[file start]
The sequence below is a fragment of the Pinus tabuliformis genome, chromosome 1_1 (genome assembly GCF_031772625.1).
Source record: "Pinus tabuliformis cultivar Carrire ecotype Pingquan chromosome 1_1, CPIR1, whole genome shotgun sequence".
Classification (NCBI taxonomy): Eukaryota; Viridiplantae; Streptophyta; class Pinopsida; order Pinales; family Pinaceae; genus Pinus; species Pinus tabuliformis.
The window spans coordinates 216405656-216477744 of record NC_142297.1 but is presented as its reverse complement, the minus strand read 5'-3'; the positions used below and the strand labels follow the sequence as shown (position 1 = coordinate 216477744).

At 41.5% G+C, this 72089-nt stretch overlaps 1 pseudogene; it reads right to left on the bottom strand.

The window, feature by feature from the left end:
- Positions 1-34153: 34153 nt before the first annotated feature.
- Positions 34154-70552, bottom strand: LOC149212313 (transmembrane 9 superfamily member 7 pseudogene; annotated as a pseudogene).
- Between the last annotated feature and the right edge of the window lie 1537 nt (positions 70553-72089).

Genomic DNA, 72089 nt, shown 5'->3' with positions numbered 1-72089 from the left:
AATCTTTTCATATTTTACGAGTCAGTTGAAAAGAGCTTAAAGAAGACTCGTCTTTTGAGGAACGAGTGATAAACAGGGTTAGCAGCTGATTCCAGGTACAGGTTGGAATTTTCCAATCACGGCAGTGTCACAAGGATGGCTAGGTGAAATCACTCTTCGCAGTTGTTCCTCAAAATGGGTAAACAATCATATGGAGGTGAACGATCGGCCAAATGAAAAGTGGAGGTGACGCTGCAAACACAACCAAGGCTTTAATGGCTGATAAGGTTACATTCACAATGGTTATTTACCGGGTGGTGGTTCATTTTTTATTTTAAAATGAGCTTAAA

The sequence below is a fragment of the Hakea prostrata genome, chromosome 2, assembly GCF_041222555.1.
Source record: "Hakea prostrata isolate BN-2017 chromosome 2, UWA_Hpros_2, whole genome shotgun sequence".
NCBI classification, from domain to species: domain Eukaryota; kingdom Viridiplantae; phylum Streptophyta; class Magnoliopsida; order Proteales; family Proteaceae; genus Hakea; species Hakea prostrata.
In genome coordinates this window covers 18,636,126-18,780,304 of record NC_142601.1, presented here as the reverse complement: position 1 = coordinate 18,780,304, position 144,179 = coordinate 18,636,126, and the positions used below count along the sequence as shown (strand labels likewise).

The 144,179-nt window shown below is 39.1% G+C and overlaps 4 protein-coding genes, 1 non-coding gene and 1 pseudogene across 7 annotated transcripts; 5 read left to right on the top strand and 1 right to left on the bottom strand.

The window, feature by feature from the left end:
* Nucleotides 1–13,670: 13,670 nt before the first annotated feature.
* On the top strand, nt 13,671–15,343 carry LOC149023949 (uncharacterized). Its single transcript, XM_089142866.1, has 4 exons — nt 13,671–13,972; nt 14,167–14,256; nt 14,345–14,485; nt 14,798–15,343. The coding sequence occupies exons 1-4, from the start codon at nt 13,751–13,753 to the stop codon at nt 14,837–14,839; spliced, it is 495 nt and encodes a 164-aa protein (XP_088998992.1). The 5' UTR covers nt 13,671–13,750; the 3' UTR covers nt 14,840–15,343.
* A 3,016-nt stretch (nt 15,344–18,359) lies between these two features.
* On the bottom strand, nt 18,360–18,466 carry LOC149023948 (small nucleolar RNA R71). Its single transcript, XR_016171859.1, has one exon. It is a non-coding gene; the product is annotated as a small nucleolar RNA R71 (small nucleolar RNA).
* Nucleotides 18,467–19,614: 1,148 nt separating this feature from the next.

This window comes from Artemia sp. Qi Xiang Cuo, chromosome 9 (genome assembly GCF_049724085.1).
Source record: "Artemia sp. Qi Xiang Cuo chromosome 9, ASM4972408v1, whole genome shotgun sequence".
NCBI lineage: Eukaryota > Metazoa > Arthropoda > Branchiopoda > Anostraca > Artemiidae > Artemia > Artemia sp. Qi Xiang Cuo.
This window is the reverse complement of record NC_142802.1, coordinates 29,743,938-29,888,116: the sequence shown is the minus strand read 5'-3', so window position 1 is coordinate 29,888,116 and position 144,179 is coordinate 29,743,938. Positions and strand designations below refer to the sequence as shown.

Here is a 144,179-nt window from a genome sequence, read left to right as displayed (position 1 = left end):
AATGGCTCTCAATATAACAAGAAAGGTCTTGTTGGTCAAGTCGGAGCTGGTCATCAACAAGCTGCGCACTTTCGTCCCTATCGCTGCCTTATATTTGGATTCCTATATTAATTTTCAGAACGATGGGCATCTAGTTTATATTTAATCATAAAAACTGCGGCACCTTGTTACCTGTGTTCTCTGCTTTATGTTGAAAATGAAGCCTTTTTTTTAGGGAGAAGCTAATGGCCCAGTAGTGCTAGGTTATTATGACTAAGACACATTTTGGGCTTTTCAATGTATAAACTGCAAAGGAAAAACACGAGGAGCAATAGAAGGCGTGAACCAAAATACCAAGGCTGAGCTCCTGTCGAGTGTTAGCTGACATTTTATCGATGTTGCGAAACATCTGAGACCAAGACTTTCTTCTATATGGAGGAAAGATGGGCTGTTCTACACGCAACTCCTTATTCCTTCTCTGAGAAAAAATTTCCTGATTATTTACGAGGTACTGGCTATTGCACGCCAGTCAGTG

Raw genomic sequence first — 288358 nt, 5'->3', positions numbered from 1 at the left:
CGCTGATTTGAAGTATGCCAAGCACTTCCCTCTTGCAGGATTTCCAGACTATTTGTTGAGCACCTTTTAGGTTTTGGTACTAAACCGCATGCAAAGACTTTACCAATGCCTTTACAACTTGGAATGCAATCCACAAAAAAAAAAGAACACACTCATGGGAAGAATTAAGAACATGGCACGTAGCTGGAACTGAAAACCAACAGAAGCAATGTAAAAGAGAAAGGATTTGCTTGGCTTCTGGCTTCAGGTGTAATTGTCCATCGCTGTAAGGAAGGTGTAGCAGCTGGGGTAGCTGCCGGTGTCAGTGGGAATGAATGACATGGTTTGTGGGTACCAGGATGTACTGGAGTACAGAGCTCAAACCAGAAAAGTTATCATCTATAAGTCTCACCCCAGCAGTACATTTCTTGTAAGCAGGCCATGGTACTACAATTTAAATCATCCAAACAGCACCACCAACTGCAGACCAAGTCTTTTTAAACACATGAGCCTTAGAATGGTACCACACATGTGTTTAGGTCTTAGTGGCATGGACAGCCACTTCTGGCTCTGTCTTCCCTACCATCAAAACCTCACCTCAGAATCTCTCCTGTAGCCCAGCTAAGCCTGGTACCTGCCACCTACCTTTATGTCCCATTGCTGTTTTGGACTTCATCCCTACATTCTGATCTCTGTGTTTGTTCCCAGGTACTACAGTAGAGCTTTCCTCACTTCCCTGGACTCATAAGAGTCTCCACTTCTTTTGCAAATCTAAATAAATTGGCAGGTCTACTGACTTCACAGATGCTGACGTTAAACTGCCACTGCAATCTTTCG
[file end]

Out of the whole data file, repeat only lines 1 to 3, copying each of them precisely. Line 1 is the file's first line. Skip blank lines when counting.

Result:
The sequence below is a fragment of the Pinus tabuliformis genome, chromosome 1_1 (genome assembly GCF_031772625.1).
Source record: "Pinus tabuliformis cultivar Carrire ecotype Pingquan chromosome 1_1, CPIR1, whole genome shotgun sequence".
Classification (NCBI taxonomy): Eukaryota; Viridiplantae; Streptophyta; class Pinopsida; order Pinales; family Pinaceae; genus Pinus; species Pinus tabuliformis.